Qi Gong and Mindful Movement Practice

The Qi Gong (pronounced “Chi Gong”) and Mindful Movement Practice, offered by Kun-Hong Lu, has been ongoing since September 2010.  The practice is open to anyone interested, age 14 and older.  It is offered on a free-will donation basis; all proceeds  go to the Drake Community Library in Grinnell.  Suggested donation amount is $5 to $10 per session.


The practice focuses on Hun Yuan Qi Gong, the internal practice of Xin Yi Hun Yuan Chen Style Tai Chi developed by Master Feng Zhiqiang.  "Qi" is the Chinese word for the breath/ life force; it is also used in the context of describing the relationship between physical form, energy and spirit.  "Gong" is the Chinese word for practice/achievement.  The two words are combined to describe systems of cultivating vital energy and its unobstructed flow to enhance the health of the body, mind, and spirit.  Hun Yuan Qi Gong is gentle and accessible.  It entails a combination of relaxed and spacious breathing with circular and repetitive movements, and specific mind-intent/ visualizations.   As a supplement to the Qi Gong practice, I began teaching Simplfied 24 Yang Style Taiji form in 2017.  In addition to over 20 years of Taiji and Qi Gong practice, I bring to the group my own cultivation of mindfulness.  I relate to Qi Gong and Taiji as mindfulness-based movement meditation.  I see mindfulness as non-judgmental and open awareness of our physical sensations, emotions, thoughts, intentions and actions in the present moment.  I also bring my deep aspiration to meet life with curiosity, trust, kindness, compassion, and love.


In terms of the structure of the group, I start with a brief relaxed breathing and centering exercise, followed by a whole body gentle warm up.  We then practice basic steps of Taiji and work on several Taiji movements, followed by practicing 7-8 of the 14 Qi Gong exercises.  The exercises are simple enough that I hope people will be able to follow the movements and benefit from them even if they haven’t heard detailed explanation of a particular exercise yet. When practiced consistently and for its own sake, it becomes a way of being.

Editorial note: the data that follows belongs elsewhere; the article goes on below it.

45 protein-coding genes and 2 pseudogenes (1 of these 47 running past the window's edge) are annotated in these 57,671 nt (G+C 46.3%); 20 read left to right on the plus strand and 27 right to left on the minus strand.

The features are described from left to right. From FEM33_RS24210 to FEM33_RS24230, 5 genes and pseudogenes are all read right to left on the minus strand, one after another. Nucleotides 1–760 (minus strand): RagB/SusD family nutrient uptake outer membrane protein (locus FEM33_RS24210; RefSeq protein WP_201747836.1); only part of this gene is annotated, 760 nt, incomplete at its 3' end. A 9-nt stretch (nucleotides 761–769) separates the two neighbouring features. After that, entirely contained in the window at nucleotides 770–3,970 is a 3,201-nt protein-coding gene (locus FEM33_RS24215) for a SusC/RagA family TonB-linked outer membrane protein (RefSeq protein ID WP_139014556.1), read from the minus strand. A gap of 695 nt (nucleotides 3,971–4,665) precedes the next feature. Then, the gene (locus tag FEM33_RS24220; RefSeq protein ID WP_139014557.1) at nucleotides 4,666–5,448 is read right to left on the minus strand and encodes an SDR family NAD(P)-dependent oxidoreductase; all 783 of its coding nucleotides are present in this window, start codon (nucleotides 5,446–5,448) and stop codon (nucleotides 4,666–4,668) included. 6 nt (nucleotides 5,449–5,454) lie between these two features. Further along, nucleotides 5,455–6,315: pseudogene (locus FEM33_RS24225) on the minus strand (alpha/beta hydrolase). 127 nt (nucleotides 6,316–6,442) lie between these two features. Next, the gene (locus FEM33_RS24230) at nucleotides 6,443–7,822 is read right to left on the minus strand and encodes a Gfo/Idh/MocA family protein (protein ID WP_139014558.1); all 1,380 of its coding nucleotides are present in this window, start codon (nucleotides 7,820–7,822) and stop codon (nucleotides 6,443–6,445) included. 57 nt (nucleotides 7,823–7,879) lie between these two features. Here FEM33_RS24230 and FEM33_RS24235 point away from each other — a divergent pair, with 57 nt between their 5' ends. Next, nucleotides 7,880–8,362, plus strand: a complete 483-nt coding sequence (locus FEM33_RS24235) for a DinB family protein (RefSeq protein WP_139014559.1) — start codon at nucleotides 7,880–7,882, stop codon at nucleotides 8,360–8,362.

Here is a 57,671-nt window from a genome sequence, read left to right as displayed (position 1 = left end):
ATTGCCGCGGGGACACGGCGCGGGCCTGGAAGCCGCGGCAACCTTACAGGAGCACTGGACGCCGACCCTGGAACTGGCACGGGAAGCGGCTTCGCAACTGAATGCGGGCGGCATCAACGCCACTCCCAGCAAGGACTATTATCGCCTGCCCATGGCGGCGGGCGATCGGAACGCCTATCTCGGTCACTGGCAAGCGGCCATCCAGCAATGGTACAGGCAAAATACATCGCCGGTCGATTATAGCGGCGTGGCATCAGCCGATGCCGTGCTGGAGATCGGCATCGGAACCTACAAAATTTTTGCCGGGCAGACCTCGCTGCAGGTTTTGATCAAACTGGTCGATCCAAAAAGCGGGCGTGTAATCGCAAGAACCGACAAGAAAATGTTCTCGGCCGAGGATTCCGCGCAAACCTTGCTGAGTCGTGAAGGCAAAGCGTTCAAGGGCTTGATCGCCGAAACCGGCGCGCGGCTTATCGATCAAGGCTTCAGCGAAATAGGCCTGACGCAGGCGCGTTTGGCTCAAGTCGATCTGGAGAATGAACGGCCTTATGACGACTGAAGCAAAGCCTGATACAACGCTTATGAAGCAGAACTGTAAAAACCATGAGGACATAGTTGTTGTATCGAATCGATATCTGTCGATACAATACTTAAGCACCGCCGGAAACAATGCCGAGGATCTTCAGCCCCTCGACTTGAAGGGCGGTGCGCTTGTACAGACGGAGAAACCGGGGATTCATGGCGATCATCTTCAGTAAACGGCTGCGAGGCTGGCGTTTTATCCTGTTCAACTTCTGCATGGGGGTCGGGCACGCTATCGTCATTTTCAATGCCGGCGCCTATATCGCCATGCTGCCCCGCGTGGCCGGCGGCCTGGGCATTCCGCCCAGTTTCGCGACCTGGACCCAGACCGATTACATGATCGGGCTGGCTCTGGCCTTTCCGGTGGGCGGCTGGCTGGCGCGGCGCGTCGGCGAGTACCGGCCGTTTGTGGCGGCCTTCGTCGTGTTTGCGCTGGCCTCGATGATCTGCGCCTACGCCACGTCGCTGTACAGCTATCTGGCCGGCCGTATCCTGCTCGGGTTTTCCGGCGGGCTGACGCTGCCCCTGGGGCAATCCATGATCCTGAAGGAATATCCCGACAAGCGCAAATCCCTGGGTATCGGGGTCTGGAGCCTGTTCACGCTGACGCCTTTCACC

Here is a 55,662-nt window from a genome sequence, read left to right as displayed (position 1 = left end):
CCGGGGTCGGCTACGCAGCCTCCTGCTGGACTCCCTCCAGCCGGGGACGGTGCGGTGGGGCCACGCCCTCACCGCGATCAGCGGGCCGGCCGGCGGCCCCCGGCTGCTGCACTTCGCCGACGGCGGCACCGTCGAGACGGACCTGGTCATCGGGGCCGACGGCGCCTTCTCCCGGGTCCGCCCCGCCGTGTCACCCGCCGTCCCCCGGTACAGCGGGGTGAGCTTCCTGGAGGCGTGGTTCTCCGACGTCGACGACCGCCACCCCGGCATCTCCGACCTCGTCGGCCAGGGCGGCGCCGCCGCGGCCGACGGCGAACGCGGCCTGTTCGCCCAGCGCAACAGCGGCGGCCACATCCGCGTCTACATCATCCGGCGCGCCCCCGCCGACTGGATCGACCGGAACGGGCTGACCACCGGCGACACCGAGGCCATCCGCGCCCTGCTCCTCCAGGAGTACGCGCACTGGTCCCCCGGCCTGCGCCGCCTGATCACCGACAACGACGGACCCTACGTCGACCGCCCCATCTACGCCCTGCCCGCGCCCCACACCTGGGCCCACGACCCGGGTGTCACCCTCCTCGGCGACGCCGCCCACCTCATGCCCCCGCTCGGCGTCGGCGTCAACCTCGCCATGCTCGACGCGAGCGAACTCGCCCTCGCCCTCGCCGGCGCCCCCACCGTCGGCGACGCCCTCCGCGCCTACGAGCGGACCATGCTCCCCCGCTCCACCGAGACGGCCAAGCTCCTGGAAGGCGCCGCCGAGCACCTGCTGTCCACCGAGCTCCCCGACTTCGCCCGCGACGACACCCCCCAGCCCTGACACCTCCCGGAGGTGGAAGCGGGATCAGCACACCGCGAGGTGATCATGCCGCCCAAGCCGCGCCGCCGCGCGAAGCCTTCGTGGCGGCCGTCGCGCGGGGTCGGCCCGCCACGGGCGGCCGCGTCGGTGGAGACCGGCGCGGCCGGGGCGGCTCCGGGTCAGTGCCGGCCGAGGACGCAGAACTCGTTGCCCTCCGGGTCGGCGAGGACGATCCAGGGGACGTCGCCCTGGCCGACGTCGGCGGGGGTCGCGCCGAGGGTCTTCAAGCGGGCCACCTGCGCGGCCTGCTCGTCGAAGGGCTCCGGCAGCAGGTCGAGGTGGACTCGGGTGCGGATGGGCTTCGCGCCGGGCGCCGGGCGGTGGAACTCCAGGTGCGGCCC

Please e-mail me at if you wish to join the practice.


Aspects of Hun Yuan Qi Gong Practice



Active cultivation of life force/vitality and its unobstructed flow. As an aikido master describes: “It is the activity of life, the essence of spirit. … It is tinier than an atom and more awesome than the galaxies. It is the vital essence of the universe, the creative energy of God. It fills the universe and all it contains from its beginning to eternity.” (Quote from The Way of Aikido by George Leonard)



Expansion beyond ideas of fixed and separate selves to connect with the universal and dynamic unfolding mystery; harmony with the natural flow of the universe; embody the interconnectedness and balance of phenomena – stillness and movement, rootedness and uprightness, relaxation and alertness, humility and power, softness and strength, precision and fluidity.



Cultivation of ease, openness, kindness, curiosity, joy, and delight, as reflected through the facial expression of the half-smile.



Practice of concentration, mind-intent, and visualizations.



Conditioning of physical alignment, posture and facial expression; cultivation of balance, coordination, grounding, agility, flexibility and strength of the body.



Open, non-judgmental awareness of direct experiences of bodily sensations, emotions, thoughts, energies, and impulses in the present moment.



Natural, relaxed breathing. Visualize breathing all the way down to the “Qi Hai,” the energy center one to two inches below the navel inside the body; visualize expansion of the whole abdomen – front, back, and sides, with the inhalations.

© Grinnell Counseling 2018. All Rights Reserved.

Photography and design by flower deva LLC